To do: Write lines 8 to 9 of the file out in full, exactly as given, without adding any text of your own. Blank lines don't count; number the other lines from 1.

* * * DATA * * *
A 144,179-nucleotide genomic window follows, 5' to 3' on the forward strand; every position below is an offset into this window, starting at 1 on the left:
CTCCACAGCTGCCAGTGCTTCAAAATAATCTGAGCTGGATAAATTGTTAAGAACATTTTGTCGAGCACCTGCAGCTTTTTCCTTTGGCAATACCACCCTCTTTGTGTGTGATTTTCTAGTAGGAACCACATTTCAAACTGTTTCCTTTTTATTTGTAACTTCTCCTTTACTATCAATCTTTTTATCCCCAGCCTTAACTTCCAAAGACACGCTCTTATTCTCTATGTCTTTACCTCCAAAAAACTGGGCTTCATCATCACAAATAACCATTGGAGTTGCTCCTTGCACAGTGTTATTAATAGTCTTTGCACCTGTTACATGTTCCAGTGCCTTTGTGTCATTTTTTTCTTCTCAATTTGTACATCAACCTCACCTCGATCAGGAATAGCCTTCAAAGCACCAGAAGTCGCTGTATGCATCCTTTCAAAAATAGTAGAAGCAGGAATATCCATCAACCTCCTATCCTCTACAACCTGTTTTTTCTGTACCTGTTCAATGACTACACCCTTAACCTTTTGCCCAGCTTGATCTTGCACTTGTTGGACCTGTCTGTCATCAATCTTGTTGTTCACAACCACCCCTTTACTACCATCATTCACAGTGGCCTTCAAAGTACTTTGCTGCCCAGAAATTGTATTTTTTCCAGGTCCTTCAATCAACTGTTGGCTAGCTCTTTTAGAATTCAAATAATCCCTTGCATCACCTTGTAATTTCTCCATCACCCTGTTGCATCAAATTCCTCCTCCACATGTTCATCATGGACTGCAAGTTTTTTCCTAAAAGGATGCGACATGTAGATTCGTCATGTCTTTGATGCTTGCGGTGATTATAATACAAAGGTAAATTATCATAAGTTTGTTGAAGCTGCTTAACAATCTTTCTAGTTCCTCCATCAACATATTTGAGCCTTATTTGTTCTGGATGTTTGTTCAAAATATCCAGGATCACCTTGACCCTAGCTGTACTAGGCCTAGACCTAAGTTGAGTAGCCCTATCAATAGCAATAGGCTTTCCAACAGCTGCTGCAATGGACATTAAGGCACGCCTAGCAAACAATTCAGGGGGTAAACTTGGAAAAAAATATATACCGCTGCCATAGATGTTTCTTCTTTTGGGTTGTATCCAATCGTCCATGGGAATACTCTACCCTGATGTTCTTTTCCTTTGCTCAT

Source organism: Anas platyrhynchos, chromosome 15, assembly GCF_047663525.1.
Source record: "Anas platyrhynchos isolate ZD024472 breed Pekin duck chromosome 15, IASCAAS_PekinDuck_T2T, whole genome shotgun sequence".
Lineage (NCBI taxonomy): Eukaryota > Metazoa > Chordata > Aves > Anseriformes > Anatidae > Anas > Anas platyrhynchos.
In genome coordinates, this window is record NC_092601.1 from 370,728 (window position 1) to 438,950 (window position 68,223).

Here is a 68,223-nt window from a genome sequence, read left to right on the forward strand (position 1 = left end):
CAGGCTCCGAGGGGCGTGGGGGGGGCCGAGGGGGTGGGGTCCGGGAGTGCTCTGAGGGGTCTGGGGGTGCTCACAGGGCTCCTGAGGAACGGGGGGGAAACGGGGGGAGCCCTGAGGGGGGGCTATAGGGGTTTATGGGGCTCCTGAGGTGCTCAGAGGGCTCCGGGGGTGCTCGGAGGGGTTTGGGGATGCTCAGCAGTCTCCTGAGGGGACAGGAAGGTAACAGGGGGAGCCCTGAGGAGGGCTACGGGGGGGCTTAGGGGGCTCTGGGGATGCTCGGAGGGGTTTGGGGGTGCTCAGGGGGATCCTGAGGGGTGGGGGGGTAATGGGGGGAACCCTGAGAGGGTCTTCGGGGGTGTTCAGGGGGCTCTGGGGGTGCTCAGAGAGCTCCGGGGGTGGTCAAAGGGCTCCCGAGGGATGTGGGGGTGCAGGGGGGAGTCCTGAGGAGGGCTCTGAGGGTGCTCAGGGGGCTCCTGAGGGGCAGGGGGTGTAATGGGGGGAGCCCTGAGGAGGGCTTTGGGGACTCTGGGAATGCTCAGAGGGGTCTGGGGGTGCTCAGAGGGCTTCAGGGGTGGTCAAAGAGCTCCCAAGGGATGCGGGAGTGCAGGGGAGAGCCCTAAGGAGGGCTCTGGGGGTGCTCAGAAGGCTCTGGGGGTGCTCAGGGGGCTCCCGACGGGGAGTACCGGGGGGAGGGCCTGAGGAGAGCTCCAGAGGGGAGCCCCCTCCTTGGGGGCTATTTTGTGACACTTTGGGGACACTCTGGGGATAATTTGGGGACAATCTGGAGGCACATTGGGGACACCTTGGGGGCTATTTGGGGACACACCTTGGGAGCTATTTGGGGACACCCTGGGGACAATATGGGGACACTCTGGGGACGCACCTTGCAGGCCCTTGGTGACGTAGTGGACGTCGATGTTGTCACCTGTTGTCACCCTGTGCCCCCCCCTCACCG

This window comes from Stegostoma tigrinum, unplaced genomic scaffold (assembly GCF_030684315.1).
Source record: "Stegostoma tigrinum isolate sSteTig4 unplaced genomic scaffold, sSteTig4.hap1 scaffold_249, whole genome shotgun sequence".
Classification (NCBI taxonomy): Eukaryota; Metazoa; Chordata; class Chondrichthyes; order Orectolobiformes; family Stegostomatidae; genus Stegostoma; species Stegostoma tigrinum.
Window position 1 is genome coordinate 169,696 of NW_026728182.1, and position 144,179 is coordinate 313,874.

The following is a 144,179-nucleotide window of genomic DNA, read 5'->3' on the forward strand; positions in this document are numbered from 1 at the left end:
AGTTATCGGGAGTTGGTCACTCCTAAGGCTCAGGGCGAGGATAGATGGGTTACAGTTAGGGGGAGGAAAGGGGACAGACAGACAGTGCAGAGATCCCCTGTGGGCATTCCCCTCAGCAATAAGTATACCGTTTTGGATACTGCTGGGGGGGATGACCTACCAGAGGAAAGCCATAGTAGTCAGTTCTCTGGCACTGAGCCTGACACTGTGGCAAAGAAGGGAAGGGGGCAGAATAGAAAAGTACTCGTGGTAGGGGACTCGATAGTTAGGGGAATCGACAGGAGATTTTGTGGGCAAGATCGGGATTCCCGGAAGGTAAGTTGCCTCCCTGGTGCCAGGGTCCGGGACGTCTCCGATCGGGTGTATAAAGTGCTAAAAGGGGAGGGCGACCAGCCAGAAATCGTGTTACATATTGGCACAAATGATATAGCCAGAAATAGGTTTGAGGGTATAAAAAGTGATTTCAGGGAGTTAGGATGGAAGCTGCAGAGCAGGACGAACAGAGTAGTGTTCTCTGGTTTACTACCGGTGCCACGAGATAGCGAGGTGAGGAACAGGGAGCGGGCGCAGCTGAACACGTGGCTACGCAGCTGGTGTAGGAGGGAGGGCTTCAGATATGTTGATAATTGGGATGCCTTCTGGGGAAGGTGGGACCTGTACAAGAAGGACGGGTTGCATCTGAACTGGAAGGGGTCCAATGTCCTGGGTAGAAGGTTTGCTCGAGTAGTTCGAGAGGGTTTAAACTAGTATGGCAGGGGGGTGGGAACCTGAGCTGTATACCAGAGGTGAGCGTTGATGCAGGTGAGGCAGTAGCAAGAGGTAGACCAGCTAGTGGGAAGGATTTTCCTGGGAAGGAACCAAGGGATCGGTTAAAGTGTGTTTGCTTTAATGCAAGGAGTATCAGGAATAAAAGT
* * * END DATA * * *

CAGGCTCCGAGGGGCGTGGGGGGGGCCGAGGGGGTGGGGTCCGGGAGTGCTCTGAGGGGTCTGGGGGTGCTCACAGGGCTCCTGAGGAACGGGGGGGAAACGGGGGGAGCCCTGAGGGGGGGCTATAGGGGTTTATGGGGCTCCTGAGGTGCTCAGAGGGCTCCGGGGGTGCTCGGAGGGGTTTGGGGATGCTCAGCAGTCTCCTGAGGGGACAGGAAGGTAACAGGGGGAGCCCTGAGGAGGGCTACGGGGGGGCTTAGGGGGCTCTGGGGATGCTCGGAGGGGTTTGGGGGTGCTCAGGGGGATCCTGAGGGGTGGGGGGGTAATGGGGGGAACCCTGAGAGGGTCTTCGGGGGTGTTCAGGGGGCTCTGGGGGTGCTCAGAGAGCTCCGGGGGTGGTCAAAGGGCTCCCGAGGGATGTGGGGGTGCAGGGGGGAGTCCTGAGGAGGGCTCTGAGGGTGCTCAGGGGGCTCCTGAGGGGCAGGGGGTGTAATGGGGGGAGCCCTGAGGAGGGCTTTGGGGACTCTGGGAATGCTCAGAGGGGTCTGGGGGTGCTCAGAGGGCTTCAGGGGTGGTCAAAGAGCTCCCAAGGGATGCGGGAGTGCAGGGGAGAGCCCTAAGGAGGGCTCTGGGGGTGCTCAGAAGGCTCTGGGGGTGCTCAGGGGGCTCCCGACGGGGAGTACCGGGGGGAGGGCCTGAGGAGAGCTCCAGAGGGGAGCCCCCTCCTTGGGGGCTATTTTGTGACACTTTGGGGACACTCTGGGGATAATTTGGGGACAATCTGGAGGCACATTGGGGACACCTTGGGGGCTATTTGGGGACACACCTTGGGAGCTATTTGGGGACACCCTGGGGACAATATGGGGACACTCTGGGGACGCACCTTGCAGGCCCTTGGTGACGTAGTGGACGTCGATGTTGTCACCTGTTGTCACCCTGTGCCCCCCCCTCACCG

This window comes from Stegostoma tigrinum, unplaced genomic scaffold (assembly GCF_030684315.1).